Before I get started, I’d like to rather triumphantly announce the following:
That’s right! My novel, Observe, was finished on November 28th, two days ahead of time, despite a 10-day delay in getting started due to that pesky hard drive failure. To be honest, it’s pretty terrible, but I’ve got it in for editing anyway because it’s better than 50 Shades of Grey if for no other reason than the fact that I do not, at any point, use the phrase “puckered love cave.” And also that the decapitations outnumber the sex scenes in a 15-to-1 ratio.
But now, I’d like to talk about something a little more serious, and a little more personal, and way more World of Warcraft-related.
It may come as a shock to those who don’t know me exceptionally well, but despite all of the humor and attempted badassery (which spell-check does not recognize as a word, thus causing me to point at my screen and scream “J’ACCUSE!” just now), I have spent the majority of my life battling against a winning combination of a mood disorder and PTSD, with just a touch of severe anxiety tossed in for good measure and also because some deity up there hates me. Yes, I have truly won the mental illness lottery.
To make matters worse, for twelve years of my life I was horribly misdiagnosed with simple depression and just being a bitchy teenager. The medication I was put on either made me prone to severe outbursts of anger, turned me into a sociopath with no concept of right and wrong, or turned me into a zombie who slept 16 hours a day, depending on which one we’re talking about (looking at you here, Paxil). Apparently when you medicate someone for a disease or disorder that they don’t actually have, it completely screws everything up. Imagine that! But before I found this delicious little tidbit of information and was then put on, you know, the right medication, I was at my breaking point. “Screw the doctors,” I said. “I don’t need their crappy meds.” So I quit taking them, cold turkey.
I don’t have a medical degree or anything, but I’d like to go on the record as saying DO NOT EVER DO THIS EVER EVER EVER EVER EVER OH GOD NO. NO, NO NO NO, NO NO NO NO.
Once the withdrawals — which I can only compare to the depictions of heroin withdrawals I’ve seen on Law & Order — subsided, the first couple of weeks weren’t too bad. I figured I was cured, that I could take on the world, and I didn’t need no stinkin’ pills.
Let’s fast forward to a few months later when my anxiety had reached the point that I was unable to answer my phone or even leave the house. I was a complete recluse at that point. I would be fine one minute, then huddling in a corner rocking back and forth sobbing hysterically the next, or flipping out on people over the smallest of offenses and throwing shit across the room. I’d stay up for three days straight because I just had all this energy, man, doing things like repeatedly ripping everything out of my closet and then reorganizing it, or spending hundreds of dollars on shoes.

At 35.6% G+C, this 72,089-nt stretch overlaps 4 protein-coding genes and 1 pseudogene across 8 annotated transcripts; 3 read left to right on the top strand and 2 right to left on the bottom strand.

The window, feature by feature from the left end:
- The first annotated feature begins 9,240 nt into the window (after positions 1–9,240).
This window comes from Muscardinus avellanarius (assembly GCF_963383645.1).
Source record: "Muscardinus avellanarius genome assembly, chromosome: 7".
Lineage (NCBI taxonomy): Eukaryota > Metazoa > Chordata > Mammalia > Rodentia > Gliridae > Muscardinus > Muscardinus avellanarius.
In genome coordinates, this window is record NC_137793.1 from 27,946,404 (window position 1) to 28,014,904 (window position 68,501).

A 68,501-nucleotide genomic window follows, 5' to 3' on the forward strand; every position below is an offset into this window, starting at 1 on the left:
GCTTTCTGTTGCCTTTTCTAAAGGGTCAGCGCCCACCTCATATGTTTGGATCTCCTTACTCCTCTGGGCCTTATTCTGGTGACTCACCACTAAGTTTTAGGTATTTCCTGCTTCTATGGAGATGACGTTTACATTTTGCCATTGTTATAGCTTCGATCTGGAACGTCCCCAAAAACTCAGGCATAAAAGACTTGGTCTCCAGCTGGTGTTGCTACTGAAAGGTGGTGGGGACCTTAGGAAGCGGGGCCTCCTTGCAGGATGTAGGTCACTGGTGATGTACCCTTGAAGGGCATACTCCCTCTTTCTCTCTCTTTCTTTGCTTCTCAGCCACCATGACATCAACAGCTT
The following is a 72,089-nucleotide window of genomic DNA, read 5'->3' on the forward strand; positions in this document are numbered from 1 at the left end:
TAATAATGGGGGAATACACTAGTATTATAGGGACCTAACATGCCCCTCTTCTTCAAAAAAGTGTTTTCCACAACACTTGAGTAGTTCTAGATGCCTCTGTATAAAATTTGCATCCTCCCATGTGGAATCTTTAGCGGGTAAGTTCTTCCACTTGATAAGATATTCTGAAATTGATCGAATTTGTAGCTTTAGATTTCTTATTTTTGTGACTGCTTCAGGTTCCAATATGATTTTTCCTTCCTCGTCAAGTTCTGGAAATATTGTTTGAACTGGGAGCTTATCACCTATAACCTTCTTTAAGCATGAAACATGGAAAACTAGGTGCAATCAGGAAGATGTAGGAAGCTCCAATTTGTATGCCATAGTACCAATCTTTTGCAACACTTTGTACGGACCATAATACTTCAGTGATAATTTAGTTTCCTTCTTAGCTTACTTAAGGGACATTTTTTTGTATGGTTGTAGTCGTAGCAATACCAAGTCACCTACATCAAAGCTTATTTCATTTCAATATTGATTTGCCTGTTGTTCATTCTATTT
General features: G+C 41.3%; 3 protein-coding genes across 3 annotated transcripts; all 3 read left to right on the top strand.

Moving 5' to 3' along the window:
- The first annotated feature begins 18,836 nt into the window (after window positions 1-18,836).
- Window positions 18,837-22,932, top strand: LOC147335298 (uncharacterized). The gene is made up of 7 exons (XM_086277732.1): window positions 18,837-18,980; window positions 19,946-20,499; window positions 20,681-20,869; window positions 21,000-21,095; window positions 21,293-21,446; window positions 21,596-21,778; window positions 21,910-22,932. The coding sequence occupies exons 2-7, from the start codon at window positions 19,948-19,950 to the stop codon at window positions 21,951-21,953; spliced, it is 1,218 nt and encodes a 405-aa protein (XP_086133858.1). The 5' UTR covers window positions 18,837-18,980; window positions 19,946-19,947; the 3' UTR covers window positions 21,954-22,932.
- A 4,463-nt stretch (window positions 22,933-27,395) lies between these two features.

…Okay, so I’d do the shoe thing even on meds. Guiiiiiilty.
Then all of that awesome energy would vanish into thin air, and I’d spend a week too depressed to get out of bed, back to sleeping more hours per day than my cat, and spending the six hours or so that I was actually conscious in tears.
I’m not sure what the breaking point was for me. I think it might have been that by this point, The Fiance (then The Boyfriend) had sat quietly by my side through the ups and downs, never blaming me, never complaining, for a few months, and even if I didn’t love myself back then, I loved him. I felt I owed it to him to get help, adhering to the Overlord Bunny Philosophy of “don’t just complain about it, figure out how to make it better.” Even calling the various treatment centers around my location was one of the most terrifying things I’ve ever had to do. I was convinced that the people on the other end of the line were going to yell at me or belittle me thanks to the paranoia that comes part and parcel with PTSD, and while now if somebody’s a total dick to me I’m strong enough to be an even bigger dick right back to them, in those days it would have been enough to send me over the edge and into a very, very dark place that quite honestly, I will not go into more specifics about in public. Come up with your own ideas about what was in that awful mess of shadows and you’re probably right, anyway.